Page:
FacebookTwitterGoogle+RedditEmail

What Greenspan Should Have Done

In Washington policy circles, money and influence can be used to make even the most simple and obvious things complicated and confusing. This is certainly the case with the housing bubble and its aftermath. Four years into the housing bubble downturn, much of the country remains hopelessly confused about what happened, why it happened and who is to blame.

First, what happened is very straightforward. We had a huge run-up in house prices that had no basis in the fundamentals of the housing market. After 100 years in which nationwide house prices just kept even with the overall rate of inflation, house prices began to sharply outpace inflation beginning in the late 90s. By 2002, when some of us first noticed the bubble, house prices had already risen by more than 30 percentage points in excess of inflation. By the peak of the bubble in 2006, the increase in house prices was more than 70 percentage points above the rate of inflation.

This was a huge problem because this bubble was driving the economy. It drove it directly by creating a boom in residential housing construction. We were building housing at a near-record pace in the years 2002-2006. This was in spite of the fact that we had an aging population and record levels of vacancies at the start of the period.

The other way in which the bubble was driving the economy was through its effect on consumption. The bubble created more than $8 trillion in ephemeral wealth in housing. Homeowners thought this wealth was real and spent accordingly. The result was a massive consumption boom that sent the saving rate down to zero in the years from 2004-2006.

When the bubble burst, the building boom went bust. Construction fell to its lowest levels since the 50s as the country waits to gradually work off a glut of housing. Consumption fell back to more normal levels as people came to grips with the fact that they had lost tens of thousands or even hundreds of thousands of dollars of equity in their home.

The combined impact of the plunge in construction and consumption spending together with the collapse of a bubble in non-residential real estate is to lower annual demand in the economy by more than $1.2 trillion. This is the reason for the prolonged downturn. There is nothing in the economists’ bag of tricks that will allow the economy to quickly and easily replace $1.2 trillion in lost demand. That is the reason we are still 10 million jobs below full employment four years after the onset of the recession.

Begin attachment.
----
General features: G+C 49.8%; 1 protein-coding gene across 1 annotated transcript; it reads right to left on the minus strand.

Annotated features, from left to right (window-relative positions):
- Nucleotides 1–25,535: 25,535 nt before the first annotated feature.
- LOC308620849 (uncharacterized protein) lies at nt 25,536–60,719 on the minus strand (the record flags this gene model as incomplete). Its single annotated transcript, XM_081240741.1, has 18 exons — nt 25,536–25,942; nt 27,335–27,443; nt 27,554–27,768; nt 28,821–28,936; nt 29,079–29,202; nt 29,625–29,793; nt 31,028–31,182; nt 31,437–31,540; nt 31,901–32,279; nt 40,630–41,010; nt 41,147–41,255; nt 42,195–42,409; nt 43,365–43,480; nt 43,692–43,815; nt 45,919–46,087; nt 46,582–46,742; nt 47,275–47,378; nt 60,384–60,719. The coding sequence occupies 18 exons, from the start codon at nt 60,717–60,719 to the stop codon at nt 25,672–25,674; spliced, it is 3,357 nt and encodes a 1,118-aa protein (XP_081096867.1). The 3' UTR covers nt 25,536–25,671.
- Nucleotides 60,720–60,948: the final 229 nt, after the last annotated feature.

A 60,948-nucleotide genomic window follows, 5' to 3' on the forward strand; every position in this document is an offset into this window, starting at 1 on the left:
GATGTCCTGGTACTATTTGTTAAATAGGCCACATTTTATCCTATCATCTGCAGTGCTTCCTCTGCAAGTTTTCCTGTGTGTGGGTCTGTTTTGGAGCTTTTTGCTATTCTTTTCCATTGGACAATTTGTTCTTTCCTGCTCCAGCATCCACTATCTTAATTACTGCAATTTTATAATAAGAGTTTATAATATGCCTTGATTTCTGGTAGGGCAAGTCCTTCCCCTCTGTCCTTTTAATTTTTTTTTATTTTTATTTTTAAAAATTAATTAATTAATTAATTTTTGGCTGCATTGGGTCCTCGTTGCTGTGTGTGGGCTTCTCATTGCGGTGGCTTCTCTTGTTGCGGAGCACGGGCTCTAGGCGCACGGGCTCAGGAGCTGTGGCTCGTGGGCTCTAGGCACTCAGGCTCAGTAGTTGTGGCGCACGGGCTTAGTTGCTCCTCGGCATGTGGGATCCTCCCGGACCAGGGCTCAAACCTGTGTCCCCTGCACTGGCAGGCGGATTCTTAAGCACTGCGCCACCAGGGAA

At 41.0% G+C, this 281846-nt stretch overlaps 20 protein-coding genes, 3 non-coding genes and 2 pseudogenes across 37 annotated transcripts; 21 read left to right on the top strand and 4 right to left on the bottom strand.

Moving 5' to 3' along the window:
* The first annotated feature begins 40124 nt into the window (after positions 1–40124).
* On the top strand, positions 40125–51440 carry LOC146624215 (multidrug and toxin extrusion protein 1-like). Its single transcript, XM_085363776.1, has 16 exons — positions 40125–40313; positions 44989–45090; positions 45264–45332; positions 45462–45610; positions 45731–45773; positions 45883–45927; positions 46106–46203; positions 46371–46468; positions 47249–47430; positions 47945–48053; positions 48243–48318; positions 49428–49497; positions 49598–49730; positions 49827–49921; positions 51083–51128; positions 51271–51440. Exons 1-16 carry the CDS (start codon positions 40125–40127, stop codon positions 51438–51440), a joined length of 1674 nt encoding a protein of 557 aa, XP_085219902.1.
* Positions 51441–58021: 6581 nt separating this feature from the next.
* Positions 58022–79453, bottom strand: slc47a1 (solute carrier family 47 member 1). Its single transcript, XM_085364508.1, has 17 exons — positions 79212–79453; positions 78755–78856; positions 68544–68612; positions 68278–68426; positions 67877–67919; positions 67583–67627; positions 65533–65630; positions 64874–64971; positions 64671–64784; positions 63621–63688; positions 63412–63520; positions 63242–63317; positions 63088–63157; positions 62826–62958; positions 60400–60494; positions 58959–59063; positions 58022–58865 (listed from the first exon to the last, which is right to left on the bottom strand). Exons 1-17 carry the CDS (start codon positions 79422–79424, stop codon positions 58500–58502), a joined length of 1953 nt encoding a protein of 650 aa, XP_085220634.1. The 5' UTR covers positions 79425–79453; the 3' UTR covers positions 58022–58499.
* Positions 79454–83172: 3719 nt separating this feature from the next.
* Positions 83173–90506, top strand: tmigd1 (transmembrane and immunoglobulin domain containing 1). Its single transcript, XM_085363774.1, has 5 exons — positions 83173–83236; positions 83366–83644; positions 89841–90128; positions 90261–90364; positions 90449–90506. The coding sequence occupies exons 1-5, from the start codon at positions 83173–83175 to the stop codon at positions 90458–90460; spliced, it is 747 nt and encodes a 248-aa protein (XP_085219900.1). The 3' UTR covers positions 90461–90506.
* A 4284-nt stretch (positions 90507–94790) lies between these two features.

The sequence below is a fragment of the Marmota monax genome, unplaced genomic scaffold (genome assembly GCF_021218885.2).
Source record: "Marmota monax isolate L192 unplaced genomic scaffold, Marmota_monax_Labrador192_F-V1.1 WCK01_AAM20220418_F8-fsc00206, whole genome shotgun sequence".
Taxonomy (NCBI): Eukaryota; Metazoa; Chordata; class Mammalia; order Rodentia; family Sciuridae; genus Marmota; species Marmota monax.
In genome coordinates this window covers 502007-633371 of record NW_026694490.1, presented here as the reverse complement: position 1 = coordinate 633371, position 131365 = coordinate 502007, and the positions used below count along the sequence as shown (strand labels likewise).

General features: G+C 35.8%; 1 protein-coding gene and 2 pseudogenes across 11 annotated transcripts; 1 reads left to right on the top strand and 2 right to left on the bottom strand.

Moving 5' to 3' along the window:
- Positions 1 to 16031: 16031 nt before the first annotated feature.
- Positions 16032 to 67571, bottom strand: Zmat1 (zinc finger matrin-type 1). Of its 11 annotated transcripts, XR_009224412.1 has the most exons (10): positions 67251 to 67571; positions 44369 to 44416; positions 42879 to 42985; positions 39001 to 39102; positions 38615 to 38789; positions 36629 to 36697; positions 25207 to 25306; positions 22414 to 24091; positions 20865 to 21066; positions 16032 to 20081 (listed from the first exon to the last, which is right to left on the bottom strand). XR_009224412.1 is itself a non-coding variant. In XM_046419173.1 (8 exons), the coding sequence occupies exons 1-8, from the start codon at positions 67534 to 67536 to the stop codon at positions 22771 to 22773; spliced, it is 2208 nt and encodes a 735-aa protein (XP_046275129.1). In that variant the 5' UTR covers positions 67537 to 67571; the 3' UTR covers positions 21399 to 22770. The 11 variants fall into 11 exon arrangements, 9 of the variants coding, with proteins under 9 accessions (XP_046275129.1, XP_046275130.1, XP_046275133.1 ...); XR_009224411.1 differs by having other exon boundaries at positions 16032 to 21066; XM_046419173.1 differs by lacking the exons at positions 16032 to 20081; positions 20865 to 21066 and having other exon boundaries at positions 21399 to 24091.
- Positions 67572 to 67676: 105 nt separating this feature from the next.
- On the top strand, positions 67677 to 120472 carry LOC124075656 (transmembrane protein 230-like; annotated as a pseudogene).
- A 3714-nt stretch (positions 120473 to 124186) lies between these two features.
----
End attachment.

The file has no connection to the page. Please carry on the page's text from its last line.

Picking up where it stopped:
The “why” in this story is simple: Businesses were making money. Many people acted poorly in this story — almost everywhere the motivation was money and profit. Countrywide and Merrill Lynch were issuing and packaging fraudulent mortgages because they were making tons of money on them, not because they wanted to make moderate-income people and minorities homeowners.

Fannie Mae and Freddie Mac deserve plenty of blame in this story. Housing is all they do. They should have seen the bubble and tried to stop it. Instead they jumped on the bandwagon. But they were followers, not leaders. The worst loans were securitized by the Wall Street boys. Fannie and Freddie got into junk mortgages late in the game and they did so to regain market share as a profit-making business, not out of aconcern to extend homeownership.

The government agency devoted to extending homeownership to moderate-income people, the Federal Housing Authority, became almost irrelevant. Its market share shrank to less than 2.0 percent at the peak of the bubble (compared with around 10 percent in more normal times), as it lending standards were far stricter than those of the subprime mortgage pushers.

Finally, some quick points on what could have been done. First, the Fed has responsibility for maintaining the stability of the U.S. economy. Alan Greenspan should have recognized the bubble and done everything in his power to burst it before it grew to such dangerous levels.

Step one in this process should have been to document its existence and show the harm that its collapse would bring. This means using the Fed’s huge staff of economists to gather the overwhelming evidence of a bubble and to shoot down anyone who tried to argue otherwise. Greenspan should have used his Congressional testimony and other public appearances to call attention to the bubble.